12 Inches of PowerBook 

In April 2003, Apple announced a new low-end and high-end PowerBook to wrap around the Titanium PowerBook family. The new 12-inch and 17-inch models sported a new, all-aluminum case, silver keys, and faster insides. (The 15-inch PowerBook would remain “Titanium” for several more months. My first Mac was one of those Titaniums.)

The 12-inch model was especially interesting, size wise. Low End Mac, in their Guide to the 12-inch PowerBook:

The Little Al ’Book was the smallest PowerBook ever built (110.6 cubic inches vs. 168.3 for the PowerBook 100 and 169.6 for the 2400c – only the MacBook Air has had a smaller volume), although at 4.6 lb. it was not quite as light as the original PowerBook Duo 210.

The 12-inch PowerBook is a even a little smaller then the 12-inch iBook. But inside it’s tiny frame, Apple stuffed a 867Mhz G4 (the last revision sported a 1.5Ghz G4), an optical drive and enough I/O for most users.

The little notebook had fans from all over. Again, Low End Mac:

The 12“ PowerBook is just a really nice package – small enough to be comfortable packing around but large and full-featured enough to serve quite satisfactorily as a main workhorse computer. These machines are particularly popular with photographers, presumably because they have pretty decent video support (arguably better than the Intel GMA 950/3100 ”vampire video" in the MacBook), and, of course, are small enough to carry in a large camera bag.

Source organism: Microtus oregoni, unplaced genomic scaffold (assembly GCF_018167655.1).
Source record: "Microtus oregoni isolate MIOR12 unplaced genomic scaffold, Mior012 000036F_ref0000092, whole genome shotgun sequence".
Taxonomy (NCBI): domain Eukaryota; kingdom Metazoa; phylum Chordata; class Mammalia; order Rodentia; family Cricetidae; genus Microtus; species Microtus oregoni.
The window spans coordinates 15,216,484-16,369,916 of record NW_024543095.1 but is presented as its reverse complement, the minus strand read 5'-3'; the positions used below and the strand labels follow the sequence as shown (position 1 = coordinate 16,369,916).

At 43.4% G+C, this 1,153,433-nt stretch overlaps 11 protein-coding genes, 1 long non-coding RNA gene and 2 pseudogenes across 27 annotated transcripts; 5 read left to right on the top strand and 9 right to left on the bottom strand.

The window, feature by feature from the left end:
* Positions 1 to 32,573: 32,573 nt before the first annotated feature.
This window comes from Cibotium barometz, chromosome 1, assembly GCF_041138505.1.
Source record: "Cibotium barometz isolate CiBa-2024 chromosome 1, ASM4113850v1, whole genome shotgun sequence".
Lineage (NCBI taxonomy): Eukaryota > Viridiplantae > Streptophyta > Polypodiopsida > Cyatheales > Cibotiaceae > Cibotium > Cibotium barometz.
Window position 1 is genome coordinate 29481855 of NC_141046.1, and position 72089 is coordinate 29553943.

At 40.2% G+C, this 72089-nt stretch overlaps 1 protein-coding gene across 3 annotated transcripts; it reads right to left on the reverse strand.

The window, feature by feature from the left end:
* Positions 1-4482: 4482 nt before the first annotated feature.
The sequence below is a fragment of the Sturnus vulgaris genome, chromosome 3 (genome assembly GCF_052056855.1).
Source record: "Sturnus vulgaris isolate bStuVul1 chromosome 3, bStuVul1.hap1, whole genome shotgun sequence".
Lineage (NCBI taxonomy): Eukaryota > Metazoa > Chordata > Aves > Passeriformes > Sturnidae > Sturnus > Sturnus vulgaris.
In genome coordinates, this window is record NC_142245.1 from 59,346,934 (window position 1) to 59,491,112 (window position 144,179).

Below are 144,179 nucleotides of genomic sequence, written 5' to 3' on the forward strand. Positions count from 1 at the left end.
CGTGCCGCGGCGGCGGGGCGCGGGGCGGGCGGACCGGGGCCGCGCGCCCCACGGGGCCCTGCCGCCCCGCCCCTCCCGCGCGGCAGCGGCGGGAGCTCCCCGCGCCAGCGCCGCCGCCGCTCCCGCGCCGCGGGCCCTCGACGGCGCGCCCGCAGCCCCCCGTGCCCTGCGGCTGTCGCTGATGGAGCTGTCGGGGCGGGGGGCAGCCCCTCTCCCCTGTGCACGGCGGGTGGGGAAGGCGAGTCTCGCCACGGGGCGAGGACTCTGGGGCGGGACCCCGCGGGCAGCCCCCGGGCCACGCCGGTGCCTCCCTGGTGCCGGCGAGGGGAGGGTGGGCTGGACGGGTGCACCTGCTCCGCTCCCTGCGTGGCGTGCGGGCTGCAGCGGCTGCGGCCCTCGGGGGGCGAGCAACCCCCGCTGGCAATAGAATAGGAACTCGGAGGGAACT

Although hailed as ultra-portable, the 12-inch PowerBook is not the toughest laptop around. The metal that makes the bottom case has a tendency to warp and bend, especially above the optical drive and around the front corners of the machine. These weak areas may be more prone to bending simply due to the fact that owners of 12-inch PowerBooks seem to take them everywhere- being so portable, it is easy to toss one in a bag, just to have it get banged up. Since the model was quite popular with both students and business people with busy travel schedules, most 12-inch PowerBooks have some scars.

In 2005, my best friend bought one (a 1.5 Ghz) for college, and it was the first time I’d really spent time with one, and I was impressed. I’ve always wanted one, and last week, I bought one on eBay.

I own a 1.33Ghz model, with 1.25 GB of RAM, and the thing runs Leopard pretty well. It’s a little banged up, but far from some of the horrific-looking ones I’ve seen in the past. While I won’t be using CS4 on it, the 12-inch PowerBook may finally end my search for an ultra-portable I will actually use. The size is perfect- I can use it in bed, carry it in my bag on my bike to a coffee shop, yet still use it for everyday tasks, thanks to the 12-inch screen and full-sized keyboard (Take that, Eee PC!). And with a late-model G4, it can run most things I would do in bed or at a coffee shop, anyways.

When Apple moved to Intel, the 12-inch form-factor was left behind. The smallest notebook Apple has shipped since the Intel transition are 13-inches. While that doesn’t sound much bigger, it is. The 12-inch PowerBook feels far smaller (and sturdier) than the plastic MacBooks ever were. Now, with the new aluminum MacBooks out, it is easier to draw the the conclusion that the MacBook has replaced the 12-inch PowerBook. I’m not sold on this, but it is easier to accept. (Side note: the LCD on the 12-inch PowerBook can be opened further back than any other Apple notebook I’ve ever used or seen- it’s really nice.)

One side note about the MacBook Air. As I have said before, it has the same footprint as the MacBook; meaning, it takes up the same amount of space on a table. Yes, it’s light as hell, but it’s still 13-inches of MacBook.